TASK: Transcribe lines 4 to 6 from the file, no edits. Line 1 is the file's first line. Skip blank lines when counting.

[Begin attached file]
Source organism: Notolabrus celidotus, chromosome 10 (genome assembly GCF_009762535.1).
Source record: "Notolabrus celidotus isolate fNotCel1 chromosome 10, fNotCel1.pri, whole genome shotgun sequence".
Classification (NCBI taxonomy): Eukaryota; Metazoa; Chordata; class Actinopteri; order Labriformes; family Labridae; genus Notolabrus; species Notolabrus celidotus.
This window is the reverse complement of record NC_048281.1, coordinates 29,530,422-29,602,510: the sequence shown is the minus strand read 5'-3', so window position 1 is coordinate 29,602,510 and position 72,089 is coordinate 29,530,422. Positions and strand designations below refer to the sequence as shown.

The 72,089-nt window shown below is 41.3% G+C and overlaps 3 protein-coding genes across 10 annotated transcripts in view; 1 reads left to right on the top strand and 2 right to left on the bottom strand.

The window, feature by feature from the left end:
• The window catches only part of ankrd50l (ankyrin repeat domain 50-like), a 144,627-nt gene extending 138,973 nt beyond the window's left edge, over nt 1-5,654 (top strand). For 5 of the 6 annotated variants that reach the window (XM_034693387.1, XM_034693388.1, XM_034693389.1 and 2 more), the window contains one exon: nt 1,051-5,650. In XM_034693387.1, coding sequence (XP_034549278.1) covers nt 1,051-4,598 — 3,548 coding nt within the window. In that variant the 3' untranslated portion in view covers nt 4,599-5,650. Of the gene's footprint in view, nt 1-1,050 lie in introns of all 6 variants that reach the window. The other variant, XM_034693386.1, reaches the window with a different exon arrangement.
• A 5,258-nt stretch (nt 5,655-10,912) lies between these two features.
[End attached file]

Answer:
This window is the reverse complement of record NC_048281.1, coordinates 29,530,422-29,602,510: the sequence shown is the minus strand read 5'-3', so window position 1 is coordinate 29,602,510 and position 72,089 is coordinate 29,530,422. Positions and strand designations below refer to the sequence as shown.

The 72,089-nt window shown below is 41.3% G+C and overlaps 3 protein-coding genes across 10 annotated transcripts in view; 1 reads left to right on the top strand and 2 right to left on the bottom strand.

The window, feature by feature from the left end: